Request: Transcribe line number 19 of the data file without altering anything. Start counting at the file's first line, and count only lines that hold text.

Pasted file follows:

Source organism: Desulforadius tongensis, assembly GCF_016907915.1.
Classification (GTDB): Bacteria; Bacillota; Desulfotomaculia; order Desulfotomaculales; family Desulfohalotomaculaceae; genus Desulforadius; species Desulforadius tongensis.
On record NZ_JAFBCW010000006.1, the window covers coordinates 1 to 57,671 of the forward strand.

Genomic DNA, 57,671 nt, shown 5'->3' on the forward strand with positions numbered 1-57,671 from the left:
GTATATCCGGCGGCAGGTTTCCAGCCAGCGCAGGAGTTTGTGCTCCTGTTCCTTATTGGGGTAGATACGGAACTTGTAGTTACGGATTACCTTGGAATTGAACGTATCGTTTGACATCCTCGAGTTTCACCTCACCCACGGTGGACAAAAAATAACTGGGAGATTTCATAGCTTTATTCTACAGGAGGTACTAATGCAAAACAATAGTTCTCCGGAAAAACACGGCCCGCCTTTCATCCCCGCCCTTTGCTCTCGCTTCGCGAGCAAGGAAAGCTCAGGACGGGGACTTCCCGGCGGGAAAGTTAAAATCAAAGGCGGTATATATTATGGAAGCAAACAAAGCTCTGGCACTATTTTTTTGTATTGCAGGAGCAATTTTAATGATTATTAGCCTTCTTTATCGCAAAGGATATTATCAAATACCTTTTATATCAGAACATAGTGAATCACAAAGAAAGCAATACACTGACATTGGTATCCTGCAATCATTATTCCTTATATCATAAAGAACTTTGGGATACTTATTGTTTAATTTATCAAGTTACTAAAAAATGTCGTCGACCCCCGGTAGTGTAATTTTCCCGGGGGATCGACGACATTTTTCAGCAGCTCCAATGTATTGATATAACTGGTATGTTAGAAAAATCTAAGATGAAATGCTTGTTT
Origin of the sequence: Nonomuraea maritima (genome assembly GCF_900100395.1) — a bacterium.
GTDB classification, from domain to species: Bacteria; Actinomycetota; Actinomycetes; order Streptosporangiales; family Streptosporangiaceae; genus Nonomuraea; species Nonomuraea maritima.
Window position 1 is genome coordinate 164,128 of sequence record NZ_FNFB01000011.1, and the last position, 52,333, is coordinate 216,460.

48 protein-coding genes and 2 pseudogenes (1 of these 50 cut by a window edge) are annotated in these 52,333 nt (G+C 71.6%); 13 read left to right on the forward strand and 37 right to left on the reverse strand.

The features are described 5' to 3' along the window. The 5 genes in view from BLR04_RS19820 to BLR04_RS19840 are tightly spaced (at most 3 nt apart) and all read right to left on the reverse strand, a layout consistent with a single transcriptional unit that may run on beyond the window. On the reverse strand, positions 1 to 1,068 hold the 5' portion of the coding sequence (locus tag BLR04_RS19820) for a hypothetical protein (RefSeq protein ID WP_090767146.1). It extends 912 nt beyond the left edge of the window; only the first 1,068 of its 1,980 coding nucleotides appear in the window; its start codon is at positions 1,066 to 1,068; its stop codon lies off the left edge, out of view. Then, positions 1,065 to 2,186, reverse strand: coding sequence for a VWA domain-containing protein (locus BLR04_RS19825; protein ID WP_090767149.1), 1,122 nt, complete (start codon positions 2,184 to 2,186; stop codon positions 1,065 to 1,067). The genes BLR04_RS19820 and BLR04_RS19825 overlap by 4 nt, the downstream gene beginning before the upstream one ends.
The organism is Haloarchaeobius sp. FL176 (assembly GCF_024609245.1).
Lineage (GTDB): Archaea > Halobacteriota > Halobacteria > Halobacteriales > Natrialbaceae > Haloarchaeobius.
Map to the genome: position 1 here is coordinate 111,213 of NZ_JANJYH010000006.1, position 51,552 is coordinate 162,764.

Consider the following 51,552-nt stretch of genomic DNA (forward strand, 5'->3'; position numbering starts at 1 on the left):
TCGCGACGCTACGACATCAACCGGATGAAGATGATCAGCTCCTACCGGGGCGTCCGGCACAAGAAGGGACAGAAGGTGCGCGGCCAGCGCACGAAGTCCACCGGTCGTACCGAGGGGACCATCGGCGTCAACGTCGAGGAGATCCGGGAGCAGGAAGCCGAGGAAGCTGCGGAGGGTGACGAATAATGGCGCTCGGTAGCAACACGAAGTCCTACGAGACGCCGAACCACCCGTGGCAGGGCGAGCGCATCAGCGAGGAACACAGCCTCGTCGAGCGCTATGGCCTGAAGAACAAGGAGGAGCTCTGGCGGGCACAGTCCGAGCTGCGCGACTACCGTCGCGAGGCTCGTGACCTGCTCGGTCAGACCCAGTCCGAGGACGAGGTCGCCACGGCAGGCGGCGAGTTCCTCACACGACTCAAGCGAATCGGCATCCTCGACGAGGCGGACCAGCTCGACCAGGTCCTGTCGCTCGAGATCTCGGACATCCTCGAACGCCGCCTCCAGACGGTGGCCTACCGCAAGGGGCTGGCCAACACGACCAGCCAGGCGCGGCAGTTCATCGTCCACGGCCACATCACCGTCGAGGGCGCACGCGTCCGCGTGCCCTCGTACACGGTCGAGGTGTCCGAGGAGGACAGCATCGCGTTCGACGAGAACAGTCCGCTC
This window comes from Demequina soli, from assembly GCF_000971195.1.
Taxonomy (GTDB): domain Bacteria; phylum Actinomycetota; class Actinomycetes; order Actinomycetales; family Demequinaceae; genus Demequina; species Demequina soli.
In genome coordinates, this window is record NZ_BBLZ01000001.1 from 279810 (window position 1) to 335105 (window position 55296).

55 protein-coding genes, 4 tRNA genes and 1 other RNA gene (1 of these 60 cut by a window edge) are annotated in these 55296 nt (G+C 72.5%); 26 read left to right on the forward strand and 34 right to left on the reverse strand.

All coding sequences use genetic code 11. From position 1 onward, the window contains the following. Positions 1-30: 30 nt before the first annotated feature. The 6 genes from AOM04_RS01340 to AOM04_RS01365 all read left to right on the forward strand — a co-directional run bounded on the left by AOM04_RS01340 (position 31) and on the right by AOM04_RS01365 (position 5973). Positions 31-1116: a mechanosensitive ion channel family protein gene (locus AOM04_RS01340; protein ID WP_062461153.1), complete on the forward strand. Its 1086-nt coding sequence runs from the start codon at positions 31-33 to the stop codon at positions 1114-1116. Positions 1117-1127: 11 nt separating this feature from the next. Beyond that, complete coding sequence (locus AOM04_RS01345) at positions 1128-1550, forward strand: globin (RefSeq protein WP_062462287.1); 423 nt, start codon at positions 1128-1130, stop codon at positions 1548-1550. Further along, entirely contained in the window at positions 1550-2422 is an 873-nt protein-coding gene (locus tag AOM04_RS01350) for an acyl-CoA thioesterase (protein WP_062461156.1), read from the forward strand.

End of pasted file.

55 protein-coding genes, 4 tRNA genes and 1 other RNA gene (1 of these 60 cut by a window edge) are annotated in these 55296 nt (G+C 72.5%); 26 read left to right on the forward strand and 34 right to left on the reverse strand.